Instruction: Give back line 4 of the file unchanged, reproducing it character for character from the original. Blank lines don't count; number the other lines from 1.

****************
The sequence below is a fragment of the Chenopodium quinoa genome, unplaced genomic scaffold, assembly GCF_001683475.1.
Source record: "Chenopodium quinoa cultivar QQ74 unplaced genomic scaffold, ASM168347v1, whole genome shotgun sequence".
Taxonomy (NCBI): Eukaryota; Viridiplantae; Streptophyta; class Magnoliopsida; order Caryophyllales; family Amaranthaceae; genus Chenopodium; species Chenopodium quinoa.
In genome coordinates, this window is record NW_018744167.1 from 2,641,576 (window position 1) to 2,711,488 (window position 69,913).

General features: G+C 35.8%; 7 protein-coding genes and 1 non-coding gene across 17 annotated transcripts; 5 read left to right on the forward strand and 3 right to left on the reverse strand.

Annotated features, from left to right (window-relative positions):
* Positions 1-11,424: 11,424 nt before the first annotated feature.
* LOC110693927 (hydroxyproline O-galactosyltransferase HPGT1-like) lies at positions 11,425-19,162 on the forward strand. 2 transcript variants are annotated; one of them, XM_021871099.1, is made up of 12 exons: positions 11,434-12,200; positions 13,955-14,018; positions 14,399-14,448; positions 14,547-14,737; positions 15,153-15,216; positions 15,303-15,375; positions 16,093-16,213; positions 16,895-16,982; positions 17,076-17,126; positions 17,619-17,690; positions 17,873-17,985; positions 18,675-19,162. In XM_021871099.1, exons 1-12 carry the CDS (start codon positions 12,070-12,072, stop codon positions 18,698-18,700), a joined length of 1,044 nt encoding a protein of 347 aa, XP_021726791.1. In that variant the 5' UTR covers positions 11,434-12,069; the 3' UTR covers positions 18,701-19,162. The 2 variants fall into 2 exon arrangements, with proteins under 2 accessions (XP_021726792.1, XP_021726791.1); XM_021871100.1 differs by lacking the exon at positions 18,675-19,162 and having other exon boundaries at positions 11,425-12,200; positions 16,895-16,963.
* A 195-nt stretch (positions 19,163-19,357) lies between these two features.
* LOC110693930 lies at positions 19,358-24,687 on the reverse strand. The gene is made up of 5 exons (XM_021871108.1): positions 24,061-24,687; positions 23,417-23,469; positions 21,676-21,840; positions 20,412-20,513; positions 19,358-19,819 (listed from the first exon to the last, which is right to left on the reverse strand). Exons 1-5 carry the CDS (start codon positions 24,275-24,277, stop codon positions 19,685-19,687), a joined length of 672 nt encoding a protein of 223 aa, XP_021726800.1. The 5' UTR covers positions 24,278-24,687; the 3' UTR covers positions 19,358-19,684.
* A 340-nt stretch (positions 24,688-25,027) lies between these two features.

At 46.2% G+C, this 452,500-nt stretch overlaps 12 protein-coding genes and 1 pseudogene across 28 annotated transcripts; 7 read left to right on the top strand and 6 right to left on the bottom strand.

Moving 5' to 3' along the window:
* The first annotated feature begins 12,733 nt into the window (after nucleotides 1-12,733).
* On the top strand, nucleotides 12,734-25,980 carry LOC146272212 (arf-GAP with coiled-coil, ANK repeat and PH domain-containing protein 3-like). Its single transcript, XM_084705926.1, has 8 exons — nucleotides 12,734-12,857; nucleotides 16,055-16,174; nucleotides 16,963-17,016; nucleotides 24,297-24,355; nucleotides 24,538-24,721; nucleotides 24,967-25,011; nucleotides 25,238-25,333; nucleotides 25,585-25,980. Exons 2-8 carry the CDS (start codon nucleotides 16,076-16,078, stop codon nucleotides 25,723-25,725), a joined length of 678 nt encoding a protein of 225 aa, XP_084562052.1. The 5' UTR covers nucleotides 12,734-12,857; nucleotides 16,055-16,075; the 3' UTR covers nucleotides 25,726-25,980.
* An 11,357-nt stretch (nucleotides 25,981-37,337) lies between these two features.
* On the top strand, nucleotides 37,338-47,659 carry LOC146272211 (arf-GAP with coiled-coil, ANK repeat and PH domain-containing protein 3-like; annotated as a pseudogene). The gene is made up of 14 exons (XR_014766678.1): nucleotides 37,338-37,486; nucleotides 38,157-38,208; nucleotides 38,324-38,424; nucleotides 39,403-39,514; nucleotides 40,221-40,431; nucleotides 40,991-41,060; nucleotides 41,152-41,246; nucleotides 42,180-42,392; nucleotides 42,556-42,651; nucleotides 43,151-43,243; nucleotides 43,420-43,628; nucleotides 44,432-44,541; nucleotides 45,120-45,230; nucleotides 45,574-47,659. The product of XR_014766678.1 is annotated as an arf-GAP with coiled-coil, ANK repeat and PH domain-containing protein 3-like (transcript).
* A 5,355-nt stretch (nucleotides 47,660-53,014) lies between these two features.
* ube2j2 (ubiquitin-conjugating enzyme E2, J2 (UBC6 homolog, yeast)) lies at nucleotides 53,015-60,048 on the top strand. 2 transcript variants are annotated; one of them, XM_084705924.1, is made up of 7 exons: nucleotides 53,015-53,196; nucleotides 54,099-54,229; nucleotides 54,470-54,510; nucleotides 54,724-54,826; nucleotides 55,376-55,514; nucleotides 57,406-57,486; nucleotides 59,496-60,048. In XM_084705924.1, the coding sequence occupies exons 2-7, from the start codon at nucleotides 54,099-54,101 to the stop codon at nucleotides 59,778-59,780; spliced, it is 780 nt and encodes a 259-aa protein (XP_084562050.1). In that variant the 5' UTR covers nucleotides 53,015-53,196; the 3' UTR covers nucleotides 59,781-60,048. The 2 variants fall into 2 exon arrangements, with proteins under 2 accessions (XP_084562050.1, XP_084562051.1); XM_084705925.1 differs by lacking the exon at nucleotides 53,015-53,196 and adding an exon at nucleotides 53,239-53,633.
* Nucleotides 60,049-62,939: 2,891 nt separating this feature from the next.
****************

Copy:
In genome coordinates, this window is record NW_018744167.1 from 2,641,576 (window position 1) to 2,711,488 (window position 69,913).